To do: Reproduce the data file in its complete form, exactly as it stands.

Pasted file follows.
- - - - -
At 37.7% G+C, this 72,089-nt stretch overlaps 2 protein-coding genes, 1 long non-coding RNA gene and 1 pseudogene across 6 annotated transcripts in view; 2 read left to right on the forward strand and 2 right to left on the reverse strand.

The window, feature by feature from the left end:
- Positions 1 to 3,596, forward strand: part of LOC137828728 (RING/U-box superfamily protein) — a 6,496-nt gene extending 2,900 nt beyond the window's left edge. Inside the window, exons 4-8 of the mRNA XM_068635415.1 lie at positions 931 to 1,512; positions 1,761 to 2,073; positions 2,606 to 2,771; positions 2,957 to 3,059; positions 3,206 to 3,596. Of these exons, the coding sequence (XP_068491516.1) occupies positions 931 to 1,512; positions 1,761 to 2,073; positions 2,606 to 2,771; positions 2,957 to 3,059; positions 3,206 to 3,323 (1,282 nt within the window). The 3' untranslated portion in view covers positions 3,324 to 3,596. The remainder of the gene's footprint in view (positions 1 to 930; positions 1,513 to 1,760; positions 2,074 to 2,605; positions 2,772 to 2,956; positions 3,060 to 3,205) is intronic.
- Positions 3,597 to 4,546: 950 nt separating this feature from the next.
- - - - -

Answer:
At 37.7% G+C, this 72,089-nt stretch overlaps 2 protein-coding genes, 1 long non-coding RNA gene and 1 pseudogene across 6 annotated transcripts in view; 2 read left to right on the forward strand and 2 right to left on the reverse strand.

The window, feature by feature from the left end:
- Positions 1 to 3,596, forward strand: part of LOC137828728 (RING/U-box superfamily protein) — a 6,496-nt gene extending 2,900 nt beyond the window's left edge. Inside the window, exons 4-8 of the mRNA XM_068635415.1 lie at positions 931 to 1,512; positions 1,761 to 2,073; positions 2,606 to 2,771; positions 2,957 to 3,059; positions 3,206 to 3,596. Of these exons, the coding sequence (XP_068491516.1) occupies positions 931 to 1,512; positions 1,761 to 2,073; positions 2,606 to 2,771; positions 2,957 to 3,059; positions 3,206 to 3,323 (1,282 nt within the window). The 3' untranslated portion in view covers positions 3,324 to 3,596. The remainder of the gene's footprint in view (positions 1 to 930; positions 1,513 to 1,760; positions 2,074 to 2,605; positions 2,772 to 2,956; positions 3,060 to 3,205) is intronic.
- Positions 3,597 to 4,546: 950 nt separating this feature from the next.